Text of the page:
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Downtown Pekin has the businesses. Now it needs the people

Coffee Connection employee Vikki Barker works the espresso machine at the business on Court Street in Pekin.
Collin Schopp
/
WCBU
Coffee Connection employee Vikki Barker works the espresso machine at the business on Court Street in Pekin.

Improving downtown Pekin is a focal point of attention for the city and its residents.

Director of Economic Development Josh Wray says the city has big plans for the area, though the timetables may be changing.

“The budget cycle that we just went through, the projects that were previously planned had to get pushed out into future years,” he said. “I mean, they’re still on the list. They’re still going to get done. We just have to make our money work where we can.”

Wray says initial improvements total about $4 million, with about $500,000 budgeted this year and about $1 million planned for next year.

On top of this, Wray says the city has applied for a $2 million federal grant through the Department of Housing and Urban Development, or HUD. While the budgeted dollars prioritize "hard infrastructure" like sidewalks and roads, Wray says the grant funding could go towards "niceties."

“Making [downtown] quaint, making it nice, making it streetscaped, making it, placemaking, as they say,” he said. “Making it where people want to come and spend their time.”

Pekin Main Street president Terri Gambetti stands in front of Court Street's "pocket park," one of the beautifying features of the downtown area.
Collin Schopp
/
WCBU
Pekin Main Street president Terri Gambetti stands in front of Court Street's "pocket park," one of the beautifying features of the downtown area.

Attracting people and their dollars is a priority for Terri Gambetti, president of Pekin Main Street, a group of community members and business owners with committees on everything from greenery to homelessness.

“Every successful community has a vital downtown and this is our mantra,” she said. “And our mission is to revitalize and grow our central business district. There’s always been some sort of downtown business association for at least 90 years.”

Gambetti lists off almost twenty businesses that have opened in the Main Street area, actually Court Street and its associated crossroads, since the group reorganized their board two and a half years ago.

The list includes everything from a barbershop and restaurants to a community theater and tattoo parlor. Gambetti says things have gotten more "service oriented."

“When I was growing up, [it was] five and dime stores, shoe stores, clothing stores,” she said. “But we have a really good mix downtown right now and I’m quite proud of the direction that we’re headed.”

As an employee at Coffee Connection, Vikki Barker provides one of those services. She's also the vice president of Pekin Main Street.

“People like to come together and they like to be in a place where they’re wanted and they feel comfortable,” she said. “Everybody just loves the vibe here and they’re all very comfortable.”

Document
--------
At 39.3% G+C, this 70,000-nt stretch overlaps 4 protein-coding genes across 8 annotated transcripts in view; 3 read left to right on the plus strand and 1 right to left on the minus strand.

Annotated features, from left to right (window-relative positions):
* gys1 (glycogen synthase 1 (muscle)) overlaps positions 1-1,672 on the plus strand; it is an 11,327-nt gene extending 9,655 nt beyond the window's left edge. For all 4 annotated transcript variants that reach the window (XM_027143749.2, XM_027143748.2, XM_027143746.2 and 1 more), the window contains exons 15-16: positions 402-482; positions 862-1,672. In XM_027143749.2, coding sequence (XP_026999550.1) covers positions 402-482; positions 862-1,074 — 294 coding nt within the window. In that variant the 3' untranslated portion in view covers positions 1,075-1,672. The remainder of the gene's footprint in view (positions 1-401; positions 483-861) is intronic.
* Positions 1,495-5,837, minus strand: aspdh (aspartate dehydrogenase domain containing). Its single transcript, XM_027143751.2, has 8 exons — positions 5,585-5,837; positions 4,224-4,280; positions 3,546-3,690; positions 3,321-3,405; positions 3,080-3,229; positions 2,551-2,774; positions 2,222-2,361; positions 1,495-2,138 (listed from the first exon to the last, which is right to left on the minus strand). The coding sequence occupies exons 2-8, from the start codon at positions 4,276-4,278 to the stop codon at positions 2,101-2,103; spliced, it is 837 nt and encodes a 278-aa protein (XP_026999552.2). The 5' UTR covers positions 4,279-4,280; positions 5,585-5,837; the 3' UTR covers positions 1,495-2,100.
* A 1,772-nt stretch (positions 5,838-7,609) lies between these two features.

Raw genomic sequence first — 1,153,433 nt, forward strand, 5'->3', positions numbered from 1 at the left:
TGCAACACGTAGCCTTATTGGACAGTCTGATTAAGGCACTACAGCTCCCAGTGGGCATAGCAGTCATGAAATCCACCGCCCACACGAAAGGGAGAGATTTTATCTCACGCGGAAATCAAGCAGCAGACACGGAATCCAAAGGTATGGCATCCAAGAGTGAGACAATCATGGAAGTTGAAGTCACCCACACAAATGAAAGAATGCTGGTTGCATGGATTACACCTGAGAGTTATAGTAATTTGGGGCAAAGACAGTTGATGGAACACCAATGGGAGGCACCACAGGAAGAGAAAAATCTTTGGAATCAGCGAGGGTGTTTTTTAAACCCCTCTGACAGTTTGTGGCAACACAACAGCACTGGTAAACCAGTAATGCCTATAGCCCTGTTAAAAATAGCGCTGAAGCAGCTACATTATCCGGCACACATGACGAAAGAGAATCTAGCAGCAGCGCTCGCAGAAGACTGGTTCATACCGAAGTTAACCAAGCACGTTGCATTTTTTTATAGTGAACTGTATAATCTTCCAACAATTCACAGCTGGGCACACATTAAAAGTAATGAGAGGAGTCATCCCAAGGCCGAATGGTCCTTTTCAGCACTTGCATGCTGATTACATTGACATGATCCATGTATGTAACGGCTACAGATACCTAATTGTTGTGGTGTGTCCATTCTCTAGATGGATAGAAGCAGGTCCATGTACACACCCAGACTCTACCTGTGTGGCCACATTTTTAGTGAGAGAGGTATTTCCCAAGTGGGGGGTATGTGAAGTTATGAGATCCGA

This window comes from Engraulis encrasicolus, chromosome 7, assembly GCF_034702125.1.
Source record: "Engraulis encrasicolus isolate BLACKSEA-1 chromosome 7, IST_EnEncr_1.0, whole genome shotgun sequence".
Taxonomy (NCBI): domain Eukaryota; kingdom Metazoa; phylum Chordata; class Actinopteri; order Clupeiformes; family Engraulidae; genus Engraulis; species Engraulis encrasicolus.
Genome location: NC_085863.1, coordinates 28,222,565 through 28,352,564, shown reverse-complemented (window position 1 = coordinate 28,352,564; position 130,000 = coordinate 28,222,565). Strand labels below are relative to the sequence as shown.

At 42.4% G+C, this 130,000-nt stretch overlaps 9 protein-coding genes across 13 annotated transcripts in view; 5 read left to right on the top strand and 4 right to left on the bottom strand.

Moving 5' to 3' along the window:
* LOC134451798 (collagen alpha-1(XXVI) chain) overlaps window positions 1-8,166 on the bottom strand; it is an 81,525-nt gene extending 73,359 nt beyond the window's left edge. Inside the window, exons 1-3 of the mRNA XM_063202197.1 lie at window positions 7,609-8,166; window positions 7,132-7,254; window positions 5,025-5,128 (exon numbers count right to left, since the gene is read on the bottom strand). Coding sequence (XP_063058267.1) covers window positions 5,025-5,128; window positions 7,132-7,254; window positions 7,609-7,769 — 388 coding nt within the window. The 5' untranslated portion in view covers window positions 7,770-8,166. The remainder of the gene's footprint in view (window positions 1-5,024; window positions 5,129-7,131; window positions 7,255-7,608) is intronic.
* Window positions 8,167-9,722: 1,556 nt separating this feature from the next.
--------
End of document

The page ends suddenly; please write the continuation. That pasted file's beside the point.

Barker says the business community is tight knit downtown, brought together by their shared interest in improving the area. Of course, business owners depend on it for their livelihood, but she says there's also an appreciation for the history.

“Old downtowns have a certain feel to them,” she said. “I love the buildings, the architecture, the history. It’s just, it’s a great place to be.”

However, that history can sometimes be a hindrance. For example, as you drive down Court Street, you may notice a lot of empty second floor windows. Gambetti says many building owners can't use those spaces because there's no water service to second floors for fire suppression systems.

Restaurants like Ashers and stores like Hamm's Furniture line court street, the second stories of these historic buildings are generally unoccupied. A lack of water service means no fire suppression systems.
Collin Schopp
/
WCBU
Restaurants like Ashers and stores like Hamm's Furniture line court street, the second stories of these historic buildings are generally unoccupied. A lack of water service means no fire suppression systems.

“The water lines are on the South side of the street and the majority of the upper stories of our old, beautiful historic buildings…are on the North side of the street,” she said. “So to get those water lines underground is like, super expensive.”

Gambetti says construction bids for the project can be anywhere from $30,000 to $40,000. That's out of the financial reach of downtown's small business owners.

Josh Wray mentions the water lines specifically as a possibility for future city work through HUD funding.

“That’s one way we’re trying to help the business community get more bang for their buck out of their buildings,” he said. “When they come and they renovate an old building and want to open a store or a restaurant, then they can have this upper story living out for rent.”

Cars fill every space of available street parking on a Tuesday morning in downtown Pekin.
Collin Schopp
/
WCBU
Cars fill every space of available street parking on a Tuesday morning in downtown Pekin.

Downtown Pekin, Gambetti says, isn't really a place where people live right now. But, she would like it to be. Mixed-use buildings, the classic apartment over the restaurant or coffee shop, are the future in Pekin Main Street's sights.

“Because it makes for a more vibrant downtown. You don’t have to have a car. You can just go to the coffee shop, you can just go to seven restaurants we have downtown now, quite proud of that,” she said. “It just makes for more business downtown.”

Collin Schopp is a reporter at WCBU. He joined the station in 2022.